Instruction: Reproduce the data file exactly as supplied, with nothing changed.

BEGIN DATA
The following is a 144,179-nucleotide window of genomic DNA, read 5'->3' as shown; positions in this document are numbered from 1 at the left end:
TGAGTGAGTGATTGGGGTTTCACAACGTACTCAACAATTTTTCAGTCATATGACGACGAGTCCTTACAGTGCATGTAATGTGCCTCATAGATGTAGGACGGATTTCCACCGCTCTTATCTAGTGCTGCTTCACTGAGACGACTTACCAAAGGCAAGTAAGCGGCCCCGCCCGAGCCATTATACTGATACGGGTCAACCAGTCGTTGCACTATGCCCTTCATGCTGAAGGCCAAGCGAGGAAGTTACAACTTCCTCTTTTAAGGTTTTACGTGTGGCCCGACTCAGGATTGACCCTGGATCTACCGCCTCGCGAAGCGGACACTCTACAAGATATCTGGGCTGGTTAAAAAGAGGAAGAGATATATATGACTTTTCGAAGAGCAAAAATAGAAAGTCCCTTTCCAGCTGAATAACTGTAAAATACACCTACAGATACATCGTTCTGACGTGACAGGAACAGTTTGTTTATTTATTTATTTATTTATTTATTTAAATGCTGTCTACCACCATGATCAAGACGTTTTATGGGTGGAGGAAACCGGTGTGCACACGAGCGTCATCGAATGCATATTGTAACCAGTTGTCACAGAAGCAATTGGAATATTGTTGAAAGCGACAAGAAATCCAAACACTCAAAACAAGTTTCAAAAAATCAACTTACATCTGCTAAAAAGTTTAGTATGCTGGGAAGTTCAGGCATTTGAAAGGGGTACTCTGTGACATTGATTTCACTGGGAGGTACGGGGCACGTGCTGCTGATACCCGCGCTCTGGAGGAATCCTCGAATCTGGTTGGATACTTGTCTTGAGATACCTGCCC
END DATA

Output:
The following is a 144,179-nucleotide window of genomic DNA, read 5'->3' as shown; positions in this document are numbered from 1 at the left end:
TGAGTGAGTGATTGGGGTTTCACAACGTACTCAACAATTTTTCAGTCATATGACGACGAGTCCTTACAGTGCATGTAATGTGCCTCATAGATGTAGGACGGATTTCCACCGCTCTTATCTAGTGCTGCTTCACTGAGACGACTTACCAAAGGCAAGTAAGCGGCCCCGCCCGAGCCATTATACTGATACGGGTCAACCAGTCGTTGCACTATGCCCTTCATGCTGAAGGCCAAGCGAGGAAGTTACAACTTCCTCTTTTAAGGTTTTACGTGTGGCCCGACTCAGGATTGACCCTGGATCTACCGCCTCGCGAAGCGGACACTCTACAAGATATCTGGGCTGGTTAAAAAGAGGAAGAGATATATATGACTTTTCGAAGAGCAAAAATAGAAAGTCCCTTTCCAGCTGAATAACTGTAAAATACACCTACAGATACATCGTTCTGACGTGACAGGAACAGTTTGTTTATTTATTTATTTATTTATTTATTTAAATGCTGTCTACCACCATGATCAAGACGTTTTATGGGTGGAGGAAACCGGTGTGCACACGAGCGTCATCGAATGCATATTGTAACCAGTTGTCACAGAAGCAATTGGAATATTGTTGAAAGCGACAAGAAATCCAAACACTCAAAACAAGTTTCAAAAAATCAACTTACATCTGCTAAAAAGTTTAGTATGCTGGGAAGTTCAGGCATTTGAAAGGGGTACTCTGTGACATTGATTTCACTGGGAGGTACGGGGCACGTGCTGCTGATACCCGCGCTCTGGAGGAATCCTCGAATCTGGTTGGATACTTGTCTTGAGATACCTGCCC